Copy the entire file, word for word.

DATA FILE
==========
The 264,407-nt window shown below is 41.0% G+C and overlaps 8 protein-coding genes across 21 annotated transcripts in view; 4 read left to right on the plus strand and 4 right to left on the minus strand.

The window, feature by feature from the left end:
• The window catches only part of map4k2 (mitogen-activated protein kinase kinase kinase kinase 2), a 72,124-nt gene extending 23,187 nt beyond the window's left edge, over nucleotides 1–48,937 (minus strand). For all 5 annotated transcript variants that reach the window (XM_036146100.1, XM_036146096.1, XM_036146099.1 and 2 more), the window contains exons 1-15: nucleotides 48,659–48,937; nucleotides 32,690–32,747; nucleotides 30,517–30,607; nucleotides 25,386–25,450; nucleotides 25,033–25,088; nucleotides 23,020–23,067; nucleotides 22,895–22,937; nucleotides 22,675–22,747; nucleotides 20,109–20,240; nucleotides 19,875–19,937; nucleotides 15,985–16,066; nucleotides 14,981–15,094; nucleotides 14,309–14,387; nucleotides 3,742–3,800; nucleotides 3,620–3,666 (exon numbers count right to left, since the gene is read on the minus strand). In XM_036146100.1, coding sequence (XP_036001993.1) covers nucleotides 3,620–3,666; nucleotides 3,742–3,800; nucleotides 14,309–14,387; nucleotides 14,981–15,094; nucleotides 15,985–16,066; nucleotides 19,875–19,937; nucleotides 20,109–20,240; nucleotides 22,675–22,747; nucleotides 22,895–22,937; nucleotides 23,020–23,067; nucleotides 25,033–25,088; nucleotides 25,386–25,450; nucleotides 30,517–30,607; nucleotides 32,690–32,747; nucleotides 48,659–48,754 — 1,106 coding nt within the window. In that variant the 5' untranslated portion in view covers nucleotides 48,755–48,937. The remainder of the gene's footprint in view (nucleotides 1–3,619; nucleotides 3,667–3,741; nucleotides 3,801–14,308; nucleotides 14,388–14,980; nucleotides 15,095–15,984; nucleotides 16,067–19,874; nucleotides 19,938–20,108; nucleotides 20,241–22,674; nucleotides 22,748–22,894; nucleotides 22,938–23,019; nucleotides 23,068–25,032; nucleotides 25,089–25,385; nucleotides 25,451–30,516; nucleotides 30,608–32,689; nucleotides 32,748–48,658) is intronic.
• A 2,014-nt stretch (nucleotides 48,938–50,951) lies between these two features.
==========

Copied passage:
The 264,407-nt window shown below is 41.0% G+C and overlaps 8 protein-coding genes across 21 annotated transcripts in view; 4 read left to right on the plus strand and 4 right to left on the minus strand.

The window, feature by feature from the left end:
• The window catches only part of map4k2 (mitogen-activated protein kinase kinase kinase kinase 2), a 72,124-nt gene extending 23,187 nt beyond the window's left edge, over nucleotides 1–48,937 (minus strand). For all 5 annotated transcript variants that reach the window (XM_036146100.1, XM_036146096.1, XM_036146099.1 and 2 more), the window contains exons 1-15: nucleotides 48,659–48,937; nucleotides 32,690–32,747; nucleotides 30,517–30,607; nucleotides 25,386–25,450; nucleotides 25,033–25,088; nucleotides 23,020–23,067; nucleotides 22,895–22,937; nucleotides 22,675–22,747; nucleotides 20,109–20,240; nucleotides 19,875–19,937; nucleotides 15,985–16,066; nucleotides 14,981–15,094; nucleotides 14,309–14,387; nucleotides 3,742–3,800; nucleotides 3,620–3,666 (exon numbers count right to left, since the gene is read on the minus strand). In XM_036146100.1, coding sequence (XP_036001993.1) covers nucleotides 3,620–3,666; nucleotides 3,742–3,800; nucleotides 14,309–14,387; nucleotides 14,981–15,094; nucleotides 15,985–16,066; nucleotides 19,875–19,937; nucleotides 20,109–20,240; nucleotides 22,675–22,747; nucleotides 22,895–22,937; nucleotides 23,020–23,067; nucleotides 25,033–25,088; nucleotides 25,386–25,450; nucleotides 30,517–30,607; nucleotides 32,690–32,747; nucleotides 48,659–48,754 — 1,106 coding nt within the window. In that variant the 5' untranslated portion in view covers nucleotides 48,755–48,937. The remainder of the gene's footprint in view (nucleotides 1–3,619; nucleotides 3,667–3,741; nucleotides 3,801–14,308; nucleotides 14,388–14,980; nucleotides 15,095–15,984; nucleotides 16,067–19,874; nucleotides 19,938–20,108; nucleotides 20,241–22,674; nucleotides 22,748–22,894; nucleotides 22,938–23,019; nucleotides 23,068–25,032; nucleotides 25,089–25,385; nucleotides 25,451–30,516; nucleotides 30,608–32,689; nucleotides 32,748–48,658) is intronic.
• A 2,014-nt stretch (nucleotides 48,938–50,951) lies between these two features.